You know, lighting from below generally tends to give a more sinister vibe to faces. When we brought in the light from below, it brought out the texture. When it made sense for the environment and the close-ups, that’s what we were doing. In Gale Weather [Courtney Cox]’s apartment, when he steps out from behind this shattered bookcase, we were lucky that the bookcase had some lights in it that kind of motivated lowlight. I went with a light right below Ghostface, coming almost straight up.
The other advantage of Ghostface is he has no eyes. As a cinematographer, you’re often trying to get light into somebody’s eyes. You try not to compromise the overall look of the lighting to introduce a little sparkle into a character’s eyes. But with Ghostface, we don’t have that issue at all.
Which lenses work best for Ghostface?
We used different lenses on this film. Previously they’d all been shot on anamorphic lenses. On this film, we switched to spherical lenses, which are a bit different. Spherical lenses are cleaner. Being in this grittier urban environment, I wanted these lenses that embraced that look. It’s subtle, but there’s one less layer of artifice between the audience member and the action of the film.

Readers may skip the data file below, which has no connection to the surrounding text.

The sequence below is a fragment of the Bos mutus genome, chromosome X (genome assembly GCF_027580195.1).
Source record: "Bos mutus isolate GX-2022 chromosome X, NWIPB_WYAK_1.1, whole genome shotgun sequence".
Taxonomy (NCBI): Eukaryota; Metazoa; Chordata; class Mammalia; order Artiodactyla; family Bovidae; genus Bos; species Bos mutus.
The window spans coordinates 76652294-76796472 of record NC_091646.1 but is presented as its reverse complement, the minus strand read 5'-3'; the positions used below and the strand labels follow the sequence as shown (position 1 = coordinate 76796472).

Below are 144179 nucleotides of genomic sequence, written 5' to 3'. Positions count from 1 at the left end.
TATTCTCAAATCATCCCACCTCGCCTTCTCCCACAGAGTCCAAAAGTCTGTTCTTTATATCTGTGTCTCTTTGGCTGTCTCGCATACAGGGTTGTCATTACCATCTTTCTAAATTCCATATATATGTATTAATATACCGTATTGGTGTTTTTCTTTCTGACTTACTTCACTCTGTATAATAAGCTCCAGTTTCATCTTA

Since there’s a bit of Ghostface action in a theater, as well as history from the franchise and a lot of character moments, what challenges came with shooting in that space?
That theater was interesting. It was a great find by our locations department in Montreal. Michelle [Laliberte], our production designer, did an incredible job aging the theater and adding all these elements. It was a complex space to light. There was a lot of action there. We wanted to allow the characters and the actors to move freely in the space. We wanted to light the environment but, at the same time, keep it moody.